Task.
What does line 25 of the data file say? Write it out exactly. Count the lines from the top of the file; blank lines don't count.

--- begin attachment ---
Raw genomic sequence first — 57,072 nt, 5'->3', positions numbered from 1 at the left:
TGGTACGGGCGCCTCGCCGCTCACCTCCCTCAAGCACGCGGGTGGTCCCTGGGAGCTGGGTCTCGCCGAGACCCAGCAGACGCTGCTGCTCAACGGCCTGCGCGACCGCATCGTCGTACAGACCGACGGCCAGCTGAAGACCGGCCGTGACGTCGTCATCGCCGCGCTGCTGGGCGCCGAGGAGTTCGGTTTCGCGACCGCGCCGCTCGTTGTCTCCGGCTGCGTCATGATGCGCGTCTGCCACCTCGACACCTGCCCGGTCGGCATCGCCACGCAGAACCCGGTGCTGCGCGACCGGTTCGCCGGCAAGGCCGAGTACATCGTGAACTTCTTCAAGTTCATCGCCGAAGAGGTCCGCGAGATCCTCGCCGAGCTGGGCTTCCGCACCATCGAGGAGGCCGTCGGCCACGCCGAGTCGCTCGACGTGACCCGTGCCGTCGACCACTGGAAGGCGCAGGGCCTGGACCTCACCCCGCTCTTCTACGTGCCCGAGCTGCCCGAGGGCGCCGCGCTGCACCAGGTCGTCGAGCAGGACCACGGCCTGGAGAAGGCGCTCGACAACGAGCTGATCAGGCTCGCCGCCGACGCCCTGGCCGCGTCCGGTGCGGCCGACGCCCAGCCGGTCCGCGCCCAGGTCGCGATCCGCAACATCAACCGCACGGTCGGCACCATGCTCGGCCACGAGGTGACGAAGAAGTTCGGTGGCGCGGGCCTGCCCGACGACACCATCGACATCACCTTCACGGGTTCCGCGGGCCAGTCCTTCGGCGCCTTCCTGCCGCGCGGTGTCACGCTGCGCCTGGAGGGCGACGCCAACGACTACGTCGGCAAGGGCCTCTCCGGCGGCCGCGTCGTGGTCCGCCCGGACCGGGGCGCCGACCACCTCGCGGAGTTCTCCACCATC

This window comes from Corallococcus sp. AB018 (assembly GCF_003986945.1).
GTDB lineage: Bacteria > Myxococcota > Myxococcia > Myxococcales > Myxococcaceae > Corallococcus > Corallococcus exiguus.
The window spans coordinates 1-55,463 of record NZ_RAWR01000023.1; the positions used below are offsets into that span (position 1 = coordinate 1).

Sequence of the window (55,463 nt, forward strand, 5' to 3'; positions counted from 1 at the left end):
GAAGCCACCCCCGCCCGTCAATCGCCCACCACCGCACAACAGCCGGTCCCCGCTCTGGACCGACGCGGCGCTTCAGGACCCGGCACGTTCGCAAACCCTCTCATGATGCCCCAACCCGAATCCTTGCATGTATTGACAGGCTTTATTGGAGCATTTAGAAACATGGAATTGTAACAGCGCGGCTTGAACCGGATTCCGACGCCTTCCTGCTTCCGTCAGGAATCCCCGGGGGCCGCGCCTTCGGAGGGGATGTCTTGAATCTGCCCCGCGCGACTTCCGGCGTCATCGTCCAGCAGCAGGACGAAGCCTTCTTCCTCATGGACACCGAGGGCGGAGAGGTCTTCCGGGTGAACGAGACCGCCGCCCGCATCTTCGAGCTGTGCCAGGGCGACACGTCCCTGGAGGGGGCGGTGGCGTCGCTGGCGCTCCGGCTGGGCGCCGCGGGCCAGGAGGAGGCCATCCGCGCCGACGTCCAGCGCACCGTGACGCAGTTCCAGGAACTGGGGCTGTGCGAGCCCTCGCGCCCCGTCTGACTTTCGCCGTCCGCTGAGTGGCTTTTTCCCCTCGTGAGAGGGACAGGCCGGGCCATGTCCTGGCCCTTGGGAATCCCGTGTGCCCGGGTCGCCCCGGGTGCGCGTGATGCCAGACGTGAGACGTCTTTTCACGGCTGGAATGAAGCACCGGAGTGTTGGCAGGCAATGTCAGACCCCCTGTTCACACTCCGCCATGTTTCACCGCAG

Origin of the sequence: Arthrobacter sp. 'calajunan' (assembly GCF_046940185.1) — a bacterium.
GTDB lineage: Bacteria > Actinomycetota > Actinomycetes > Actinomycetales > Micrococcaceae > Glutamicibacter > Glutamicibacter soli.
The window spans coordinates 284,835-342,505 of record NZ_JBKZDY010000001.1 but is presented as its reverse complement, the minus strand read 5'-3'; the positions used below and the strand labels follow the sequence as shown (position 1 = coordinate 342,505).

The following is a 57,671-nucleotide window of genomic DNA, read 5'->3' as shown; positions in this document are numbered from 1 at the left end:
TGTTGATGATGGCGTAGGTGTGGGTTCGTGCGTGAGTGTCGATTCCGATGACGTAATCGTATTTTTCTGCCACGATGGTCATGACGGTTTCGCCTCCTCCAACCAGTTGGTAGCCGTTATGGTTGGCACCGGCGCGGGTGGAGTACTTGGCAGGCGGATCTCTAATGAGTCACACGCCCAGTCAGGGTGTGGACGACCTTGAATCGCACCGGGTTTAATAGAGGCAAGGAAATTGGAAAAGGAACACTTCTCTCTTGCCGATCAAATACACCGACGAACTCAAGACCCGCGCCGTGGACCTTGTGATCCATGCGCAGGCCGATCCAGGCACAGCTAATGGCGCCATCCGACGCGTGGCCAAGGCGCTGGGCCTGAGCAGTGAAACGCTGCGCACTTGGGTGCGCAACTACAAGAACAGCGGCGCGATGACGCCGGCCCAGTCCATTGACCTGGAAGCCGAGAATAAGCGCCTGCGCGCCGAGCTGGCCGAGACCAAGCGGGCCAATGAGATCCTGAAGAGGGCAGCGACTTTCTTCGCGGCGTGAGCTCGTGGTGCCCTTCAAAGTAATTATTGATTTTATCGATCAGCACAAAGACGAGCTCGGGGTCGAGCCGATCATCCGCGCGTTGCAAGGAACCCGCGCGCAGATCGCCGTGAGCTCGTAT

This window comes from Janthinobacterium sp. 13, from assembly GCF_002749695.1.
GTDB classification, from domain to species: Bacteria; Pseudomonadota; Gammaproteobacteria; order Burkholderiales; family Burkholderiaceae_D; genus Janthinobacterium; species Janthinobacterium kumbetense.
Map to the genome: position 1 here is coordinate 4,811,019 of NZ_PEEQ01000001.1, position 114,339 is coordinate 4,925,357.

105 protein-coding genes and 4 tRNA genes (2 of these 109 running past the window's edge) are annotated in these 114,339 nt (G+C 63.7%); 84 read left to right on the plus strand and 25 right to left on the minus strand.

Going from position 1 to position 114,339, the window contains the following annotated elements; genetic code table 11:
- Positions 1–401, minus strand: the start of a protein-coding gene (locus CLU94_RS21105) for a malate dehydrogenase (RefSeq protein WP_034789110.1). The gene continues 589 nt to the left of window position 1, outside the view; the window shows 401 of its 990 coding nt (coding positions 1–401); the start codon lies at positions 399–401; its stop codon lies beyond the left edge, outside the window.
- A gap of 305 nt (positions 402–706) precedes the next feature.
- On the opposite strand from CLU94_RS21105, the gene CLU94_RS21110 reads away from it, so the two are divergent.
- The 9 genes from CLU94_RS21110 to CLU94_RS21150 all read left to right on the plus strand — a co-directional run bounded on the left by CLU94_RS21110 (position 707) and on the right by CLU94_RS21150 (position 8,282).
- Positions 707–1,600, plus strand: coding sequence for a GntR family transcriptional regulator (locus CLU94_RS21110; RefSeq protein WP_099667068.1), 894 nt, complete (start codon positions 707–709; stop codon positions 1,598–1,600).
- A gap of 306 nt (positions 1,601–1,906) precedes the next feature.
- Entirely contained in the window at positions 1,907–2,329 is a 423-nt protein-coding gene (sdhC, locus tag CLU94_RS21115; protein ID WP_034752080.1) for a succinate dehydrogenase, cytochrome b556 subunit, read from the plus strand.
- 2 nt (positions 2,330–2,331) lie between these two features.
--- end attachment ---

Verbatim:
- 2 nt (positions 2,330–2,331) lie between these two features.